The sole remaining offence in Clause 8, which we discussed earlier, is to be implemented by a statutory instrument, and the commencement date of this SI is not tied to any other part of the Bill under the drafting of Clause 12. Can the Minister give any more information on when she expects the remaining offence to be brought in? Will the Government wait until IPSA is up and running and the new allowances regime is in place, or is the offence to be applicable immediately upon Royal Assent? The noble Baroness is indicating that it is not going to be on Royal Assent.
This process has been rushed through Parliament in order to get this one offence on the statute book by next Tuesday, but it is not going to be brought into force until the Government decide that it should be. Can the noble Baroness indicate when she believes that will be? If she cannot do it now, that is fine; it is not critical to the debate.
Without going over old ground too much, the clause has now been reduced to dealing with this one new offence, although the noble Baroness is unable to give us an example of what would fall under it or how the prosecuting authorities would make a decision about whether they believed a law had been broken. I wonder whether since the previous debate she has received any further inspiration about the reasons why such a prosecution would take place.
Lord Tyler: I echo some of the points just made by the noble Lord, Lord Strathclyde. We, too, are concerned about the commencement provisions. No doubt the noble Baroness can answer that one in due course.
We are also anxious about the question of examples. It does not seem entirely logical. There may be cases at the moment that fall within this category and cannot
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We are in a rather unusual situation. Amendment 76C, which we tabled and which is supported by the noble Lord, Lord Strathclyde, is swept up by government Amendment 76B, as is Amendment 77ZB because the Minister has endorsed our amendment on that. So we are left with the clause stand part discussion, to which I expect much more eminent Members of your Lordships' House are going to contribute in a moment.
I have no real expertise, but I make this point as a non-lawyer: the crux of the issue is whether there are some circumstances in which the prosecuting authorities will not be able to act in a way that would be comparable to the circumstances of a member of the public rather than of a Member of Parliament. Are we on all fours? Is there a soft-option argument? That issue has been addressed on a number of occasions in previous debates, both today and previously. Is the Bill, in the term of the noble Lord, Lord Strathclyde, "sentence-light" for Members of Parliament in a way that the public would find difficult?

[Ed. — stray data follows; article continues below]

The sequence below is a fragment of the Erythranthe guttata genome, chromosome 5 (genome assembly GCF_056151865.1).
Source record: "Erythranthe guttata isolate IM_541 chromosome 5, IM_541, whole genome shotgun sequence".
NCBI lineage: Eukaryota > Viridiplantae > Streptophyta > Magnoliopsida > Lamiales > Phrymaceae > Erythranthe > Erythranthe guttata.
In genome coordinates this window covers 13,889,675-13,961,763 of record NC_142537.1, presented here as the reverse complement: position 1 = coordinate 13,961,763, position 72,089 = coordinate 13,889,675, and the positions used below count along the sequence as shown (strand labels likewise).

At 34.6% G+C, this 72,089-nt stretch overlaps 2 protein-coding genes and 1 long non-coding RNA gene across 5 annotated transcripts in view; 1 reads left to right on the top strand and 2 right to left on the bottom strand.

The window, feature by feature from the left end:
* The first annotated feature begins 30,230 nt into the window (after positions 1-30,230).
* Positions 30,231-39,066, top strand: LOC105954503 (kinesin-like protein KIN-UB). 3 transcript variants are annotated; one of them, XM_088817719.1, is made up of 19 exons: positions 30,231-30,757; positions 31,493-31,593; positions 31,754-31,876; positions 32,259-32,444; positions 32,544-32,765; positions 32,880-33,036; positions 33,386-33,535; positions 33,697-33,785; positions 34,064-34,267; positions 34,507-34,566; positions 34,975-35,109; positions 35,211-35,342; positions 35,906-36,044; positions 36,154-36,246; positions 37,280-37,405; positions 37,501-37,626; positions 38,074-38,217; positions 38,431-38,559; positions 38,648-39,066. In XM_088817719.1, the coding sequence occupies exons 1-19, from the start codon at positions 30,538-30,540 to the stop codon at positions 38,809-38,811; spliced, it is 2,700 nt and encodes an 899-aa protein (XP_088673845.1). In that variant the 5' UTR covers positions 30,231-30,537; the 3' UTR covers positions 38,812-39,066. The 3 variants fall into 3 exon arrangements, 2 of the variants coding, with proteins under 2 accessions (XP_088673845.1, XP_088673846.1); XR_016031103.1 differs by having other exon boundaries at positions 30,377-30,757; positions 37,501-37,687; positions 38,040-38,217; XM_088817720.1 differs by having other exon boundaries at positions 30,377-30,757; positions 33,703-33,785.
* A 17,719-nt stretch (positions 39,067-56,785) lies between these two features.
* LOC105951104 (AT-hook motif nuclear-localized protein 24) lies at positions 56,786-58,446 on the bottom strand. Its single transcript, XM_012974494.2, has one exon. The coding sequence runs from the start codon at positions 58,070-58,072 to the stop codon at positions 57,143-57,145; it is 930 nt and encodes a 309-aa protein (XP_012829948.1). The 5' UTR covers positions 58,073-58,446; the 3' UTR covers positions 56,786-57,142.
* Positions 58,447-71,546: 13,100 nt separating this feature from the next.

The issue of the definition and completion of a case with regard to dishonesty is both difficult and controversial. Under both the Theft Act and the Fraud Act, where members of the public would be convicted there is presumably case law, and presumably that can apply here. But are the prosecuting authorities still able to act in the case of an offence by an MP on exactly the same terms as a member of the public? That, to a non-lawyer, is the crux.
The noble Lord, Lord Peston, referred in an intervention earlier to a discussion that took place in your Lordships' Constitution Committee. I have searched briefly through the various reports from that committee; they are timely and excellent reports but, as far as I can see, that discussion is not reflected in them. When such distinguished Members of your Lordships' House make a contribution of that sort in your Lordships' own committee to that effect, it raises important questions that we will need to have answered. I hope that the Minister will be able to do so.
To a non-lawyer, we now have a Clause 8 that is shorn of its most obvious difficulties but still raises important questions of principle about the equal treatment of Members of Parliament compared with their constituents. I hope that the noble Baroness will be able to reassure us that the Bill as it stands, with those omissions, which we assume will go through, does not leave us open to the soft-option argument.
Lord Mackay of Clashfern: I warmly welcome this amendment. I am sure that it improves the Bill as a whole. I want to add one thing. The Bill is extremely hurried, there is no question about that, but the Member of the House who is most inconvenienced and put to the most trouble by that is the noble Baroness the Leader of the House, who, along with the Bill team, is trying to cope with major changes in a Bill of this sort in a very short time. We all owe them a debt of gratitude. I hope that we may have some further changes still, but in the mean time I express gratitude for the changes that have been made.